American schools encounter bullying issues more often than most academic institutions abroad. There’s no proof but it seems like many American children and teens possess behavioral problems that link them to eventually becoming bullies at school.
There have been many solutions and methods used by different schools but most of them actually did not result into something worthy for recognition. For instance, complex disciplinary methods and school based consultation have not made a strong impact towards curbing the problem.
Nevertheless, it does not mean that bullying isn’t preventable. In fact, there are ways to stop it once and for all. What we’re emphasizing here though is that the usual and traditional methods schools offer to parents as some sort of guarantee are obsolete and ineffective. Long term punishment, detention, classroom discussions, and one-on-one counseling used to be effective means of curing bullying but the current behavioral pattern and makeup of the new generation of children and teens have made all of them very unproductive.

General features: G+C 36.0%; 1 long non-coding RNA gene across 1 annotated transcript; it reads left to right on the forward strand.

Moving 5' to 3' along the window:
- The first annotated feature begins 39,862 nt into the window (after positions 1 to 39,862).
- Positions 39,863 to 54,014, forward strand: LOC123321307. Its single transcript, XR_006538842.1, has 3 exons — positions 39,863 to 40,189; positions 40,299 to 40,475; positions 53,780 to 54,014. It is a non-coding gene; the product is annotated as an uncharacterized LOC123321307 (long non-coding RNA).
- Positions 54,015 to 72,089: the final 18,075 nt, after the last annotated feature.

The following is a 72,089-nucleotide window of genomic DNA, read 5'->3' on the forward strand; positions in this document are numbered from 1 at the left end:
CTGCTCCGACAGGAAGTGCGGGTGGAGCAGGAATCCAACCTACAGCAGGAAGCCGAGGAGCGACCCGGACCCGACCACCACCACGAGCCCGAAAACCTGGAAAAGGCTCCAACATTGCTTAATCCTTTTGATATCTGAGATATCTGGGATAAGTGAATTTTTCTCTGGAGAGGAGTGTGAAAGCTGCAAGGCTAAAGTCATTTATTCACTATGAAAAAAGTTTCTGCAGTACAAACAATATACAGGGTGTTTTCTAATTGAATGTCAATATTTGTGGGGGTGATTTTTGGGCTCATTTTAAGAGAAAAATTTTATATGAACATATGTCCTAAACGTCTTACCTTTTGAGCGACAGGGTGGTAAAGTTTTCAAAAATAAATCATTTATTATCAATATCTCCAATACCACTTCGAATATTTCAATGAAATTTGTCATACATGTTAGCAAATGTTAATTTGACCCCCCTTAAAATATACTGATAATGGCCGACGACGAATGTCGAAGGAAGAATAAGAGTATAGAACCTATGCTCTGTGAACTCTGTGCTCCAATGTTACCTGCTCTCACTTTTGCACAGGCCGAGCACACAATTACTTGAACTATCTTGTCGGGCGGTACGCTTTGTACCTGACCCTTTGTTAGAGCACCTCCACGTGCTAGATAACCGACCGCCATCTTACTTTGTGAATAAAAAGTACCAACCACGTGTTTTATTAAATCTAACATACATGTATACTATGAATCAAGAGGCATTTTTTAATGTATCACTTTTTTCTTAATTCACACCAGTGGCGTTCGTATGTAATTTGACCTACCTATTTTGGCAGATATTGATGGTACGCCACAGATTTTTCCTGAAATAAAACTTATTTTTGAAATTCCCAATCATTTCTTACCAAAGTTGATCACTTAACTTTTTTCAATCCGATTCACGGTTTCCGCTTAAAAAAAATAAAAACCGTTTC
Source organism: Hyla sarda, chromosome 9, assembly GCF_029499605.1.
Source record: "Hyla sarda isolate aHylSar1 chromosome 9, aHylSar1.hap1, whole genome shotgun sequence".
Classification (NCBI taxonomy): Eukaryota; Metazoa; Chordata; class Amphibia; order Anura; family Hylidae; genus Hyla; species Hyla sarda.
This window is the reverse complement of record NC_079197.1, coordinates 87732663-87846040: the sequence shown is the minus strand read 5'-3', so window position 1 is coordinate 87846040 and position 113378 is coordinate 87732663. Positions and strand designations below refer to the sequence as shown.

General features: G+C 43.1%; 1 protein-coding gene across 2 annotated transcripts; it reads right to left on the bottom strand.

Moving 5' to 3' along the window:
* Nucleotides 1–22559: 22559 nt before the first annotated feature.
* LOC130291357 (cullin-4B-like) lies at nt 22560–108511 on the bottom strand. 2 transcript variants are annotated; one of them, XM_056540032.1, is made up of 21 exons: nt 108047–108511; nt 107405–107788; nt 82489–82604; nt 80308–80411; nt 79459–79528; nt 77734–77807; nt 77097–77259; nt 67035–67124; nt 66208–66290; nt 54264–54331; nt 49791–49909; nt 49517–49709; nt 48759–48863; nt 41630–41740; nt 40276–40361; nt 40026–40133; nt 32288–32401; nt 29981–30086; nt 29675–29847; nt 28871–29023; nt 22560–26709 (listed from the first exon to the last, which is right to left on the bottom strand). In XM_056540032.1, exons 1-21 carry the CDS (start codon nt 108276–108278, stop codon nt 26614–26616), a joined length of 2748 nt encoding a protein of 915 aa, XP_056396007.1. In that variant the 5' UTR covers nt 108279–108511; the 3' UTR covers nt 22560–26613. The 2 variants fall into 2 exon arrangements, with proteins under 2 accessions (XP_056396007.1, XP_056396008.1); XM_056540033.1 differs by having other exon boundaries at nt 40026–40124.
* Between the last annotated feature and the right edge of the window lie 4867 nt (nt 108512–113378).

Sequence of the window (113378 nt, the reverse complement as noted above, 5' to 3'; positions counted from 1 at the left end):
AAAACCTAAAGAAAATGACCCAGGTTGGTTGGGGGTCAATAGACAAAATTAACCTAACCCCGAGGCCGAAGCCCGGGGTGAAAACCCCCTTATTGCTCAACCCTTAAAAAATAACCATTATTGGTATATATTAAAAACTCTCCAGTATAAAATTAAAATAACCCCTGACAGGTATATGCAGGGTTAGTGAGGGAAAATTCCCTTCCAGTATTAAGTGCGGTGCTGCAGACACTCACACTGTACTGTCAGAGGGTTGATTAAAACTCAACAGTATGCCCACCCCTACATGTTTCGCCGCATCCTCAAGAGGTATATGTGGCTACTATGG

What’s needed perhaps is an organized effort to change the whole perception towards the issue. What we mean here is that we should go back to square one and lay it all out as if the problem is new. A collective effort implies the participation of every person in school from teachers, parents, administrators, staff, and social workers.
Since bullying is a very complex behavioral problem, solving the issue should not be a case-to-case basis. The approach should be targeted to the whole, not just the individual cases of children or teens who bully their fellow students. The group should be able to find out what ignites bullies to commit violence and threats and what kind of culture change should be done to at least revise the environment that forces them to behave in such unstable manner.